Here’s how to grow

Here’s how to grow

Tim Blair – The Daily Telegraph – Wednesday 07 October 2020

Let’s remember the lessons of the post-war economy and not let the nonproductive sector suck us down.

The nonproductive sector will not be happy about this Budget, which is a clear sign of its worth. I’m talking about the sort of moochers who believe they have a greater claim to our taxes than do they people who paid them.

The sort of people, in other words, whose first instinct when the pandemic’s financial impact became evident was to demand arts funding and the like.

They’re also the same types as our friends at the ABC, where months of jabbering about togetherness and community ended at the precise moment a vote was taken on a pay rise. Your wallet.

The ABC is all in it together. For people who have such a lust for and fascination with taxes, you’d think they might try generating some once in a while. You know, just as an experiment.

As things stand, of course, ABC staff and similarly supported entities pay no tax at all. They just recycle it, in between becoming outraged about companies and people whose tax bill they deem too small.

The Morrison government has taken useful steps to prioritise the private sector in the Budget, and to unleash some market energy. That’s great, so far as it goes, but our massive debt calls for further action.

As the Budget is tweaked and adjusted in coming months, the government should continue looking for opportunities to hit the nonproductive.

I’ve already mentioned the ABC. That’s a potential 10-figure saving right there, plus a few million extra in penalties for being such graspers over those pay increases.

All arts funding could be cut tomorrow without costing a single Coalition vote, at least outside of Wentworth and other fancy electorates where they only vote Liberal because of property taxes.

Anything with an ecological angle to it could probably be chucked. Nobody’s too fussed these days about the old globey warming.

Greta Thunberg is so last year that she’s even about to appear in a documentary. For the History Channel, probably. So many government agencies, government programs and in the case of our arts community government charities are ready for chopping right now.

Not that I urge this out of any malice, of course. It’s just that the pandemic crisis demands it be so. History is equally demanding.

Liberal senator James Paterson in April provided what should be Australia’s economic blueprint if we are to emerge even stronger than before from our pandemic misery.

Paterson looked back at the end of World War II and the various ways nations sought to rebuild.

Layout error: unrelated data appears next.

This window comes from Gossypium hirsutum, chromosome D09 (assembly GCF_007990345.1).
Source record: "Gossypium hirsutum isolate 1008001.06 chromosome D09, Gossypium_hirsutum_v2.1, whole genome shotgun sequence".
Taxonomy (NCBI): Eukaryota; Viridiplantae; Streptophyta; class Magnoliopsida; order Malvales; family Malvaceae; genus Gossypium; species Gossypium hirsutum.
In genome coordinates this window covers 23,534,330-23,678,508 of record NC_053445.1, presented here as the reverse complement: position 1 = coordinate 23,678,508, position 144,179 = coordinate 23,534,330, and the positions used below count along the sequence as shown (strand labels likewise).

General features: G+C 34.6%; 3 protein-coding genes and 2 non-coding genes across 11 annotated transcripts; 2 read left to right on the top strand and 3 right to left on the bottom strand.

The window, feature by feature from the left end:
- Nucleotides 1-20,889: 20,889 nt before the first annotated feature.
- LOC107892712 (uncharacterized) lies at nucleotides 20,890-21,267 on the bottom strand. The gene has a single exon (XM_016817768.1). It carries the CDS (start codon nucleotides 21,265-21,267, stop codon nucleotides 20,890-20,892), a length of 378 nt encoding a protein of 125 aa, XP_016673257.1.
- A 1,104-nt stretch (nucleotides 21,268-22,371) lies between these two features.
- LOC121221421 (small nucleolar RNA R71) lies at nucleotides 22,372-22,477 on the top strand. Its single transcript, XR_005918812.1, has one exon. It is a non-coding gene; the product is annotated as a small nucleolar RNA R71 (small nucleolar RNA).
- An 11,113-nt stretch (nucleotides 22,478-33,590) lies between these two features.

In Australia, Paterson noted, many economic authorities wanted to maintain market controls that had been put in place during wartime even after hostilities had ended.

It’s worth remembering that we still had some rationing in place four years after the war ended, in 1949.

Matters were even worse in the UK, where continued rationing combined with nationalised industries and a nascent welfare culture to create an absolute economic hellscape.

You really wonder why Britain went to so much trouble to win the war when they still ended up on meat rations until the mid ’50s. For victors, they sure lived like captives.

But one nation got things very right following World War II, after getting everything wrong on a historic scale for most of the previous two decades. “The best example was West Germany,” Paterson wrote.

“The German economy had been centrally controlled since 1936.” Why, it’s almost as though those crafty Germans were kind of planning something.

Back to James: “with stringent measures ranging from rationing to the central allocation of labour and raw materials.

“These controls were continued under the Allied occupation until June 1948, when Ludwig Erhard, the director of the economic administration for the British-US occupation zone, abruptly announced the end of price controls and rationing directives.”

Erhard’s German and US advisers were completely against this. They could not imagine how a dramatic reduction of market interference might liberate the market. But it worked.

Even better, it worked immediately.

As Paterson notes, industrial production in West Germany increased by half, just from June 1948 until December.

In 1954, British housewives were considering the protein value of family pets and coming up with new ways to prepare lard.

At the same time, the average real per-capita gross domestic product of West Germany was growing by nearly 9 per cent every year. If we’re in agreement that our current economic situation is on a par with our post-war circumstance, then it stands to reason that we should follow strategies that succeeded.

Plainly, we’ve got to ditch excessive controls, reduce government interference and eliminate market meddling. A free market is a growth market. If growth is our aim and it must be then we must carve aside elements that limit growth. The ABC.

Anything with the prefix “eco” that doesn’t end in “nomy”. Artists who aren’t good enough to earn a living without the arts dole. Germans, in a rare 20th century moment for them, have shown us the way.

Serious recovery can be ours. Otherwise within a year or so we’ll be watching ABC millionaires on the street’s only television while eating salted lumber. We need a formula by which we can calculate the extent of government involvement in anything, and we must crack down on those groups who, simply by receiving so much of our tax, have come to believe they have a greater ownership of it than do the people.

A free market is a growth market. If growth is our aim and it must be then we must carve aside elements that limit growth.

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